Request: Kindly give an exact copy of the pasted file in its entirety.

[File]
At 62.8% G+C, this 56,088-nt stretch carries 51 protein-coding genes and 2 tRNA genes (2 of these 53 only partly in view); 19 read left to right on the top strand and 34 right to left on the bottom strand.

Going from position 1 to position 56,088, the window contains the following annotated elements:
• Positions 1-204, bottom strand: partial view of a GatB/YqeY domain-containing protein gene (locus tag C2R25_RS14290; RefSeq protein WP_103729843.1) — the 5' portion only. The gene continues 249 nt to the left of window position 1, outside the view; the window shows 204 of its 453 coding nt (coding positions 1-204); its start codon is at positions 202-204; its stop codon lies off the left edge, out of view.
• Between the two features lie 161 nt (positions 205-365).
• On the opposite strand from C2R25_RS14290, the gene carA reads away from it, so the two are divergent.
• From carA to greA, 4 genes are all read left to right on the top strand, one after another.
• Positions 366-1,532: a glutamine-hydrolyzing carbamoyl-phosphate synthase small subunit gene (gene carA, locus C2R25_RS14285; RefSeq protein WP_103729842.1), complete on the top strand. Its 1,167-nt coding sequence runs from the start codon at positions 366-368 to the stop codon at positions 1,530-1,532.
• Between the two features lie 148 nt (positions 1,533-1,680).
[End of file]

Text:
At 62.8% G+C, this 56,088-nt stretch carries 51 protein-coding genes and 2 tRNA genes (2 of these 53 only partly in view); 19 read left to right on the top strand and 34 right to left on the bottom strand.

Going from position 1 to position 56,088, the window contains the following annotated elements:
• Positions 1-204, bottom strand: partial view of a GatB/YqeY domain-containing protein gene (locus tag C2R25_RS14290; RefSeq protein WP_103729843.1) — the 5' portion only. The gene continues 249 nt to the left of window position 1, outside the view; the window shows 204 of its 453 coding nt (coding positions 1-204); its start codon is at positions 202-204; its stop codon lies off the left edge, out of view.
• Between the two features lie 161 nt (positions 205-365).
• On the opposite strand from C2R25_RS14290, the gene carA reads away from it, so the two are divergent.
• From carA to greA, 4 genes are all read left to right on the top strand, one after another.
• Positions 366-1,532: a glutamine-hydrolyzing carbamoyl-phosphate synthase small subunit gene (gene carA, locus C2R25_RS14285; RefSeq protein WP_103729842.1), complete on the top strand. Its 1,167-nt coding sequence runs from the start codon at positions 366-368 to the stop codon at positions 1,530-1,532.
• Between the two features lie 148 nt (positions 1,533-1,680).